The curious case of Barack Obama and the Dalai Lama's scarf
By Mick Brown, The Telegraph, Jan 27, 2009
London, UK -- In an intriguing footnote to the inauguration last week of President Barack Obama, Buddhist web-sites have been buzzing with the story that as he was being sworn in, Obama was carrying in his pocket a kata, or ceremonial scarf, that had come from the Dalai Lama.
<< Then Senator Obama - wearing a 'kata' - with the Dalai Lama (filepic)
The story seems to have originated from an e-mail allegedly sent by Richard Blum, the financier husband of California Senator Dianne Feinstein, to the Dalai Lama's envoy Lodi Gyari. Blum is the chairman of the American Himalayan Foundation, which supports environmental, healthcare and education projects inside and outside Tibet.
In the alleged e-mail Blum writes
...You will be delighted to know that I had a kata at my house that His Holiness had given me. I offered it to President Obama before the ceremony. I said that I could get it delivered to him later. He said, no, that he was going to take it and have it with him; in fact, it was in his pocket when he was sworn-in. Please let His Holiness know. I'll talk to you soon.
Best personal regards,
A kata is a white silk scarf that traditionally signifies respect, goodwill and compassion. It is customary when meeting Tibetan lamas to offer a scarf, and be given one in return. Reactions on the Buddhist sites that Obama had one in his pocket, and from the Dalai Lama no less, range from undiluted joy to a certain peevishness - well, as peevish as Buddhists get, which as a rule is not very - that the President failed to include them in his inauguration speech when he spoke of America as 'a nation of Christians and Muslims, Jews and Hindus, and nonbelievers'. According to the American Religious Identity Survey Buddhism is the fifth largest belief system in America, although several correspondents raise the point that, strictly speaking, it's not a religion at all, but a non-theistic philosophy.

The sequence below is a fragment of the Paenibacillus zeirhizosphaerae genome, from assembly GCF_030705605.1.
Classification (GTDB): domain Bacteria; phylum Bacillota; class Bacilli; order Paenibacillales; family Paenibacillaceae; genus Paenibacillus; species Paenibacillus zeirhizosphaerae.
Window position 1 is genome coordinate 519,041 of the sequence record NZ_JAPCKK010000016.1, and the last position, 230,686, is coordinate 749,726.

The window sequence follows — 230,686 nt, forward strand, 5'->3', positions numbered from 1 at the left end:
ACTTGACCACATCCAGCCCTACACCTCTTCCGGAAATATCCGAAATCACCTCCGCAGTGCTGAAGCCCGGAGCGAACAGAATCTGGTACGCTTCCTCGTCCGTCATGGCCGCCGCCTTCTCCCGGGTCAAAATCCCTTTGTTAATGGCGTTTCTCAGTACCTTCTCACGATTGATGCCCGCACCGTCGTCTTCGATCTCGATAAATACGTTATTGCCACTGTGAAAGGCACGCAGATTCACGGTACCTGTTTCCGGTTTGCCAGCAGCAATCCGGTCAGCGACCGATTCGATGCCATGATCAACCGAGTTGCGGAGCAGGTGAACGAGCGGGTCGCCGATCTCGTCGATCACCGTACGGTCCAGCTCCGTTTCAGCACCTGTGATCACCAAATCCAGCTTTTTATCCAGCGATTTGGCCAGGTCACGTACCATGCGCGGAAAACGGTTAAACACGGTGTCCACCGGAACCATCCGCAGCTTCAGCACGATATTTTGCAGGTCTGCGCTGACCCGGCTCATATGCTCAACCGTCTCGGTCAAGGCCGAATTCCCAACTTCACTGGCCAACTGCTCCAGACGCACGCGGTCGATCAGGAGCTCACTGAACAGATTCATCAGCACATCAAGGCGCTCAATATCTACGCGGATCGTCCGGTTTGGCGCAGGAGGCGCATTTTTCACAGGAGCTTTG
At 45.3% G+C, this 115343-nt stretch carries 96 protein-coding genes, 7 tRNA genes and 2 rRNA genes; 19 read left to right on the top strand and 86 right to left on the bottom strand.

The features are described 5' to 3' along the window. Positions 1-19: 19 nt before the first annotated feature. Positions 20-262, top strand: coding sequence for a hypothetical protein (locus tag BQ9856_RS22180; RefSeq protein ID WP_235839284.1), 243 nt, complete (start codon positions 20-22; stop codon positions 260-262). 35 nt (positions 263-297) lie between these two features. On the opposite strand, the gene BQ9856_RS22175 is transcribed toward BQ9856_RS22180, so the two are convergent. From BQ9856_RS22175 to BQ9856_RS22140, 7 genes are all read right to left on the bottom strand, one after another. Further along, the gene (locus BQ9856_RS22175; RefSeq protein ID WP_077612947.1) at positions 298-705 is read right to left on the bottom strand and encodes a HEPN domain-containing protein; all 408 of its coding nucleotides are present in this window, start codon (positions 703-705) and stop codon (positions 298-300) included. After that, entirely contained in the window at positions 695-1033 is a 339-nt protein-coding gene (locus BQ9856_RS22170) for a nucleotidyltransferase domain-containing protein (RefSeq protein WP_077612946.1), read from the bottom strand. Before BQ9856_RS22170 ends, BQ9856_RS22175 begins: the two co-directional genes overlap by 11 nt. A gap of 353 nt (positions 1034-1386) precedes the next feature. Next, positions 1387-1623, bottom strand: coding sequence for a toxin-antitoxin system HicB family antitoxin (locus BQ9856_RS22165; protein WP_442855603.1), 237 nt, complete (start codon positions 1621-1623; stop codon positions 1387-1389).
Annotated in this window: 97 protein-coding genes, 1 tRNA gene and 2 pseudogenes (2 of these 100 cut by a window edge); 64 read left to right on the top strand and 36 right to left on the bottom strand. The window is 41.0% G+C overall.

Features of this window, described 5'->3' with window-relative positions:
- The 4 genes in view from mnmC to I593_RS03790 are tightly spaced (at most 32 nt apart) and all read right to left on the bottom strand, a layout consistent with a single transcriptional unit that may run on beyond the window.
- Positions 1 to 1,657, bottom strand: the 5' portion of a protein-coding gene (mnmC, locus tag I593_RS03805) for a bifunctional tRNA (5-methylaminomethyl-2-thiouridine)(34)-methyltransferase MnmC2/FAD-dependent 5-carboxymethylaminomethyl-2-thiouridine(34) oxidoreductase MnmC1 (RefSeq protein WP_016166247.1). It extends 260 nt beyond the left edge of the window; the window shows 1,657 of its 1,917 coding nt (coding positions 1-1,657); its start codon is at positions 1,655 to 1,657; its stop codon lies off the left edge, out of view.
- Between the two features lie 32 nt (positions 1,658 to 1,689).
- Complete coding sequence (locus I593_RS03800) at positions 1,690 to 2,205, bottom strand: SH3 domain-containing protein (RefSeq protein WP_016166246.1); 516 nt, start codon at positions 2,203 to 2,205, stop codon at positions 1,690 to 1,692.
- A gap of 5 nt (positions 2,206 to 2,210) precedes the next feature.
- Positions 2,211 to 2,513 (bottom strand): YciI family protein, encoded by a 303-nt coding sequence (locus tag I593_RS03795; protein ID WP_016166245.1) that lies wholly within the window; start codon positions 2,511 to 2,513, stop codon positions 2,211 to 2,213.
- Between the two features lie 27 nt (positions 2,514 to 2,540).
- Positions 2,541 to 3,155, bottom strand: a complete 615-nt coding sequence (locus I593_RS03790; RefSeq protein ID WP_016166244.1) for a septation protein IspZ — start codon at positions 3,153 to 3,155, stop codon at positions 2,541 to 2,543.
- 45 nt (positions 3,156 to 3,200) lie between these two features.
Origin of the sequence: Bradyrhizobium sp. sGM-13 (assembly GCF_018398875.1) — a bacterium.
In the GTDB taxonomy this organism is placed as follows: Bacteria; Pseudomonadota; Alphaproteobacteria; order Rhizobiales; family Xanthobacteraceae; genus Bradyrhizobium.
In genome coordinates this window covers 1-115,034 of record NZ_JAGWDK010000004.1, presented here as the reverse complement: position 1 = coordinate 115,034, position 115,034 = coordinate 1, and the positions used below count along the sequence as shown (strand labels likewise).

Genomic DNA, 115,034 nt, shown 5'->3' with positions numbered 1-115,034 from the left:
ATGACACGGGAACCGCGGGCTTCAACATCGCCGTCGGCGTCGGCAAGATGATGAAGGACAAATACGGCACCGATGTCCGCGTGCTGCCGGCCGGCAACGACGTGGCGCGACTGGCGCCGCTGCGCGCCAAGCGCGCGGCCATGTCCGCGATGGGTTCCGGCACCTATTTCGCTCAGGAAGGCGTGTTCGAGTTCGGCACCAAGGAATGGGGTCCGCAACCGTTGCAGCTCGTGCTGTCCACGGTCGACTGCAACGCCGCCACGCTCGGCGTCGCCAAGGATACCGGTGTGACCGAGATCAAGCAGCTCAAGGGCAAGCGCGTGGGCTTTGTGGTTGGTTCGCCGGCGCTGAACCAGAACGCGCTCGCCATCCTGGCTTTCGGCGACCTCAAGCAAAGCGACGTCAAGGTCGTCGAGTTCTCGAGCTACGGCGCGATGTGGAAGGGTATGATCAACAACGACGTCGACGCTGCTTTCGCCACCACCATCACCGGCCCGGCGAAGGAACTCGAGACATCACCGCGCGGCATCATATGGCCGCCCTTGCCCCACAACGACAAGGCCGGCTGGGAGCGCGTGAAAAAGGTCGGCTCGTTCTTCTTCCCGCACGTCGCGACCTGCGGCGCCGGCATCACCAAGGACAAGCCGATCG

Obama and the Dalai Lama clearly admire and respect each other. They met in 2005 at a Senate Foreign Relations Committee briefing, and Obama included a photograph taken at that event in the media section of his presidential campaign website.
When the Dalai Lama visited America last July, Obama sent a note apologising that his schedule precluded another meeting, but stressing his support for the Dalai Lama and 'the rights of Tibetans'. For his part, the Dalai Lama sent a warmly congratulatory letter following Obama's election victory commending him on his 'moral courage' and his 'kind heart and steady hand' . (Scrupulously non-partisan, earlier this month the Dalai Lama told a surprised audience that while he did not approve of all his policies 'I love George Bush'. But hey, he's the Dalai Lama. It's his job to love everybody.)
But is the story of the kata true? Oddly, nobody seems to have checked. But at least I tried. When I contacted Richard Blum's office I left a detailed message on the voice-mail of his p.a. When she failed to respond I called again and was told, yes she'd got the message. But she still didn't respond. I'm still waiting. The White House press office were similarly unforthcoming. One telephone enquiry and two follow-up e-mails failed to elicit so much as a simple acknowledgement, let alone an answer.
You could read this one of three ways. Either the story is so fanciful that nobody wants to dignify it with a comment ('The President had a what in his pocket...?'). Or it's not true. Or it's true and nobody wants to confirm it. One can see this might cause some confusion among the more deluded fringes of the evangelical right, who during the election campaign were busy propagating the canard that Obama was an Islamic fifth columnist with a hidden agenda of introducing Sharia law into America. (So he's a Christian, a Muslim and a Buddhist?)
One can also see it would be an interesting topic of conversation when the President meets the Chinese premier. But then again, on the day in which Obama extends an olive branch to the Muslim world, what better thing to have in his pocket than a symbol of goodwill and compassion that transcends the boundaries of race or faith?